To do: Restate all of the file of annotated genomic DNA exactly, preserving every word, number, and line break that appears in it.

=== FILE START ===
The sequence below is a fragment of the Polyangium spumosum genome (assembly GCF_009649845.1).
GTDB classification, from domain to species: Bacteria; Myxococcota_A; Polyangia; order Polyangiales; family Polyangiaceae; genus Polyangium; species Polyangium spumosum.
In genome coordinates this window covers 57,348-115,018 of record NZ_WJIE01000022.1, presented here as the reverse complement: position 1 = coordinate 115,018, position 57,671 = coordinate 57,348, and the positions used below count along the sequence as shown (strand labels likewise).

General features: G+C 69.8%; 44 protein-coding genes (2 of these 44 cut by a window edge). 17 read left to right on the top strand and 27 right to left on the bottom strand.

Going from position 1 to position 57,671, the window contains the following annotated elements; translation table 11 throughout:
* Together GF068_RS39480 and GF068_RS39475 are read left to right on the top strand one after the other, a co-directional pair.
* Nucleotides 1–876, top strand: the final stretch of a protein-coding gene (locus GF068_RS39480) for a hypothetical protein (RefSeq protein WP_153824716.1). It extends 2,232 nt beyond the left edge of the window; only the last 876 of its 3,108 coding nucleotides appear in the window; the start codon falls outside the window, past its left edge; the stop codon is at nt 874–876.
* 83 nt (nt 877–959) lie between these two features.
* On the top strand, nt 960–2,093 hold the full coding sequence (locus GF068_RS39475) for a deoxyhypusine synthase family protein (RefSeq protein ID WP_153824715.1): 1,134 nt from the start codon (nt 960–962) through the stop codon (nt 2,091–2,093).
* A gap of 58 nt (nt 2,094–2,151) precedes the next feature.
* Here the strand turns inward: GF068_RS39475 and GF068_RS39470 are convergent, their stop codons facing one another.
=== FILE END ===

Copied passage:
The sequence below is a fragment of the Polyangium spumosum genome (assembly GCF_009649845.1).
GTDB classification, from domain to species: Bacteria; Myxococcota_A; Polyangia; order Polyangiales; family Polyangiaceae; genus Polyangium; species Polyangium spumosum.
In genome coordinates this window covers 57,348-115,018 of record NZ_WJIE01000022.1, presented here as the reverse complement: position 1 = coordinate 115,018, position 57,671 = coordinate 57,348, and the positions used below count along the sequence as shown (strand labels likewise).

General features: G+C 69.8%; 44 protein-coding genes (2 of these 44 cut by a window edge). 17 read left to right on the top strand and 27 right to left on the bottom strand.

Going from position 1 to position 57,671, the window contains the following annotated elements; translation table 11 throughout:
* Together GF068_RS39480 and GF068_RS39475 are read left to right on the top strand one after the other, a co-directional pair.
* Nucleotides 1–876, top strand: the final stretch of a protein-coding gene (locus GF068_RS39480) for a hypothetical protein (RefSeq protein WP_153824716.1). It extends 2,232 nt beyond the left edge of the window; only the last 876 of its 3,108 coding nucleotides appear in the window; the start codon falls outside the window, past its left edge; the stop codon is at nt 874–876.
* 83 nt (nt 877–959) lie between these two features.
* On the top strand, nt 960–2,093 hold the full coding sequence (locus GF068_RS39475) for a deoxyhypusine synthase family protein (RefSeq protein ID WP_153824715.1): 1,134 nt from the start codon (nt 960–962) through the stop codon (nt 2,091–2,093).
* A gap of 58 nt (nt 2,094–2,151) precedes the next feature.
* Here the strand turns inward: GF068_RS39475 and GF068_RS39470 are convergent, their stop codons facing one another.